Via Salon, one website, Sorry Everybody, where US citizens apologize to the world for this year’s presidential election results, and another, Apologies Accepted, where the rest of the world responds to our apolgies. I’ve already gone on record apologizing for our election results (I’m too lazy to find the link now), and if I had a digital camera, I’d join the party at “Sorry Everybody.” The images themselves are pretty addictive, in part because most of the images are pretty simple: a close-up of someone holding a piece of notebook paper with a written apology. As the Salon comments note, the power of these images comes from the fact that many of the images are badly lit, amateur photography (the camera itself is visible in many shots), and it’s an interesting, often humorous, use of the web and digital photography to create community.

And this apology from Austria made me laugh out loud. Of course, I’m writing this entry at nearly 2 AM.

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Documentary Film Note

Still thinking about my documentary course this spring and just wanted to jot down a few notes. First, an indieWire blogger mentions two screenings he attended at the International Documentary Film Festival in Amsterdam.

I’m still operating under the assumption that the course will run more smoothly if all the documentaries I show are available on DVD, especially given that not all students will be able to attend screenings, but I’m still working on the list of films that I’ll teach. I’m now almost completely certain that the course will culminate with a group project in which students produce a short documentary film using Georgia Tech’s cameras and editing equipment (iMovie and Final Cut Pro) available in the library. I’ll be thinking about these issues a lot over the next few days now that my travel and writing schedule have slowed down a bit.

I’m finding it strange to return to a somewhat normal blogging schedule this week. More later as I move towards deciding which films to show and what essays/books to assign.

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Two Conferences and a Wedding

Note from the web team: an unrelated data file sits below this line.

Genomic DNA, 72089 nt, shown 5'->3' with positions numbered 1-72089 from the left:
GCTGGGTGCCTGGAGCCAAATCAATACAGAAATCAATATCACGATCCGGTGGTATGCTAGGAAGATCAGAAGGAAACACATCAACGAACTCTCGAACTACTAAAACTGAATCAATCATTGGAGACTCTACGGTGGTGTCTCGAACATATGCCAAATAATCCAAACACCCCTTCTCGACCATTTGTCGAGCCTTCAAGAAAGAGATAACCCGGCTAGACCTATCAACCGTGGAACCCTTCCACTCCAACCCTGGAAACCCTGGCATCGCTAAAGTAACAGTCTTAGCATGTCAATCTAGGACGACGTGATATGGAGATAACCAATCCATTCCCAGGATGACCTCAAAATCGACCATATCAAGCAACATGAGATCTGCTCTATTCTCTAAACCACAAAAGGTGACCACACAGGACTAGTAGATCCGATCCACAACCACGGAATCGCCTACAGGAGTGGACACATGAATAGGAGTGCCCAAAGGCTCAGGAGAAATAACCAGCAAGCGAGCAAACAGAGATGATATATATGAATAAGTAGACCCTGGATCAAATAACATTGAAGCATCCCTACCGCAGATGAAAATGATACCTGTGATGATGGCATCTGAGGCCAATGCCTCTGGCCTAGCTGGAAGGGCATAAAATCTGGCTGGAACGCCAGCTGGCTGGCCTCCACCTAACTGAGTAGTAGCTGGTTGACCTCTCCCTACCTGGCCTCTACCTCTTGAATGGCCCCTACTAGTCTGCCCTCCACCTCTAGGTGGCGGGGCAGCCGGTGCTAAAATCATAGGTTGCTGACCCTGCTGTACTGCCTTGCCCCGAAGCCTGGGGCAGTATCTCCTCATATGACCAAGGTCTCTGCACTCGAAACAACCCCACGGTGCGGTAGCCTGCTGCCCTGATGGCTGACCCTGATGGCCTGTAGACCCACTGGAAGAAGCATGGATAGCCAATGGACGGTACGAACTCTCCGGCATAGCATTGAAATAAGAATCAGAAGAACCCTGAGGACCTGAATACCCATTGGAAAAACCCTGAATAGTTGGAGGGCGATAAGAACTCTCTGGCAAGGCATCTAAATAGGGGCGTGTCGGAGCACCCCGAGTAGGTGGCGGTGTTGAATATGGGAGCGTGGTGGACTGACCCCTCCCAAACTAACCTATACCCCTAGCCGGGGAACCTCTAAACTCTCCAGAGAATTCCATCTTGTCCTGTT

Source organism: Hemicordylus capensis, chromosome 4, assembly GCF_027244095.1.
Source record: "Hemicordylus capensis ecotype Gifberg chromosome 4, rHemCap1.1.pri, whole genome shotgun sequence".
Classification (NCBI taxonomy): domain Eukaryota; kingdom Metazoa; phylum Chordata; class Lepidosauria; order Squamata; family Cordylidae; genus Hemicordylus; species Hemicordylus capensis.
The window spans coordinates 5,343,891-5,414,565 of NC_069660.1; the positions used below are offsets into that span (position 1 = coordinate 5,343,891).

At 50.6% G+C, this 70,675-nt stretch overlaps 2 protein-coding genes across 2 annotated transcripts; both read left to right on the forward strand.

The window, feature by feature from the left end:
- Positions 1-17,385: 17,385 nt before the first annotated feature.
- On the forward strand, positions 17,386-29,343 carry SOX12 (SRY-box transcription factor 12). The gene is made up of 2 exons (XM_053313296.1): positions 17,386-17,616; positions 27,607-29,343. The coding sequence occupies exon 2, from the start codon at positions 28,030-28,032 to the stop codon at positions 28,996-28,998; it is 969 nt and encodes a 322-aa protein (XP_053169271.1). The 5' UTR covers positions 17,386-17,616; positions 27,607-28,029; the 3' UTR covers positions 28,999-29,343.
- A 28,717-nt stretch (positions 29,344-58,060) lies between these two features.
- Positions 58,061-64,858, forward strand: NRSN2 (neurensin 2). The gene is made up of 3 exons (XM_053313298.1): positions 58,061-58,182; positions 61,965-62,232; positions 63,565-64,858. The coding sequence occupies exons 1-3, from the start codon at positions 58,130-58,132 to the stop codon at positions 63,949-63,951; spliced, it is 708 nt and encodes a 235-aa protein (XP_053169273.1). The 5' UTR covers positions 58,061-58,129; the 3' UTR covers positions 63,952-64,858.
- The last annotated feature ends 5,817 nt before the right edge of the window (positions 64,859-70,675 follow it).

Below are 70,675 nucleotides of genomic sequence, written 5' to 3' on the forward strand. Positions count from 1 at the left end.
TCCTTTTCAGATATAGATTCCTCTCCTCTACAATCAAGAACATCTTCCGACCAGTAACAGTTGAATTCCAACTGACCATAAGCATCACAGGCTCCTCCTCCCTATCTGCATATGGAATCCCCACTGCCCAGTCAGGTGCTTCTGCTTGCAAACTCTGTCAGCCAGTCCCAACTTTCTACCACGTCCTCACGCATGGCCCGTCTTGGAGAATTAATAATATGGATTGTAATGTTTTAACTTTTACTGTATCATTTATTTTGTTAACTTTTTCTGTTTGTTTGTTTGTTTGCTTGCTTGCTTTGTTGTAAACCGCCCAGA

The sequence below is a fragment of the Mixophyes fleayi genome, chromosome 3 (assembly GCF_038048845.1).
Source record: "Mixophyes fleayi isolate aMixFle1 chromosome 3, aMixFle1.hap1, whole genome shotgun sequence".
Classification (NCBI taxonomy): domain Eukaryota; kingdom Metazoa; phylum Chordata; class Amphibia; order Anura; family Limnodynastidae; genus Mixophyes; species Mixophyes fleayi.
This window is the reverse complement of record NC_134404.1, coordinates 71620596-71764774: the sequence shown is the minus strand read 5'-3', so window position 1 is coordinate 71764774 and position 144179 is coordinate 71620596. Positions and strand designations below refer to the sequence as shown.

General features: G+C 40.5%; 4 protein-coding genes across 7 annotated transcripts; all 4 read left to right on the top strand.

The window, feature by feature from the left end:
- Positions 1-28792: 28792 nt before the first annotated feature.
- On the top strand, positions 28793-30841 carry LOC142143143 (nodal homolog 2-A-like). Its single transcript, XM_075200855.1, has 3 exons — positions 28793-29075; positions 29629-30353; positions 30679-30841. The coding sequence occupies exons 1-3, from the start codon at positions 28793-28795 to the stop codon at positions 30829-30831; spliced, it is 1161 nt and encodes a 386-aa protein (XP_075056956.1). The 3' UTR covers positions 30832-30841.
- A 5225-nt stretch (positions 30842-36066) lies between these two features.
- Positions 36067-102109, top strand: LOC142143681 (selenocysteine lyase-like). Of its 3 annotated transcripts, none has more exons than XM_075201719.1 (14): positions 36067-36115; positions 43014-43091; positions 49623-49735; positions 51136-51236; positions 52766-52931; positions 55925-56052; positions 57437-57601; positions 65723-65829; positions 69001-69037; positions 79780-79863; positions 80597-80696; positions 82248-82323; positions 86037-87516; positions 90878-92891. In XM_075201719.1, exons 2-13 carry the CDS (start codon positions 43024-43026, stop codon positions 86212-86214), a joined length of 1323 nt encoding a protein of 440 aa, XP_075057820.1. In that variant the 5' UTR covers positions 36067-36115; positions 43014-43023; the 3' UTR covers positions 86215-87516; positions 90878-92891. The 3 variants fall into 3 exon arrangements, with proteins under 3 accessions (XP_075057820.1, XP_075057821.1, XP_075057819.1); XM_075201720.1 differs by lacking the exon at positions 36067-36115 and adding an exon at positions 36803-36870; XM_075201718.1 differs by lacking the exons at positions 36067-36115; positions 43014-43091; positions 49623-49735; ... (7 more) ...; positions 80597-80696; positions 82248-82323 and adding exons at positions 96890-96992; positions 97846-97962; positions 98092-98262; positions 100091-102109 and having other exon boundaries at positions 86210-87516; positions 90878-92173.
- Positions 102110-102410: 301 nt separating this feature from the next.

Got back from my cousin’s wedding just a few hours ago, the weekend itself a blur of travel, conversation, food, and art. My sense of time and space is now completely confused after three consecutive weekends of plane travel. The weekend itself was pretty cool, though I wish, as always, that I’d had more time in New York City. On Friday, my family and I did manage to go into Manhattan long enough to grab a cheese slice and to tour the construction area around Ground Zero. Then, Sunday morning, while traveling to the airport, my mom, sister, and I decided to dodge the crowds at MoMA and spent the morning at the Metropolitan Museum of Art–more on that later, perhaps.

The rest of the weekend, as I mentioned, is a total blur. Travelling with my family seems to make things exponentially more difficult, and after two plane flights and a two-hour drive north into upstate New York and back, I was ready for some time alone. My father, especially, can be exhausting; he talks incessantly, nervously, enthusiastically, a constant stream of conversation with friends, family, complete strangers, anyone really, about most any topic, often making things up, usually about his family, just for the sake of a story. At some point I’d like to figure out the source of all this nervous energy, this need to talk (inabily to be silent?), but right now, I’m too tired.

The wedding itself, held in a small Episcopal church near Ghent, NY, was cool. The ceremony, the reception, and the rehearsal dinner all seemed very personalized and very much reflected the personalities of the bride and groom. My cousin, Maria, also an English teacher, chose a really cool artists’ retreat, Art Omi, to house all of the wedding guests. The groom, a big Boston Red Sox fan, chose to have guests sign a home plate from a baseball diamond rather than the standard guest book. I particularly enjoyed wandering the Sculpture Park at Art Omi, with 50-60 sculptures set off in the woods and fields of the campus. There were some cool sculptures, some visible from the road, but most hidden deep in the woods. While wandering along one of the trails early one morning (well, around 10:30 AM–early for me), we saw a doe run across a field, dodging and leaping across sculptures as it ran.

The other highlight: immediately after the wedding, my family and I stopped off at an apple orchard and stepped into the store in front. As I walked inside the store, I stmbled briefly into a giant poster for Terminator 3 somehwat incongruously hanging on one of the walls. After commenting on the strangeness of seeing such a poster several months after the movie had hit video, one of the clerks reported that the daughter of the owner had played the Terminatrix, the villainous female terminator that stalks the kinder, gentler Arnie. Naturally with such a celebrity connection, we were complelled to buy countless apples and other fruits, jams, and assorted goodies. I can say with absolute confidence that the Terminatrix’s father makes a solid apple cider. Perhaps now that I’ve consumed the apple cider, I’ll even watch the movie.

There were many other events this weekend that I ought to write about, such as the cultural mix of the groom’s Jersey family with my southern family. Or finally finishing Jonathan Lethem’s Fortress of Solitude, which I quite liked. But I’m not ready yet to make sense of everything that happened this weekend. Right now, it just feels like a jumble of events, of constant motion, non-stop activity, conversation, and noise.

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Kind Words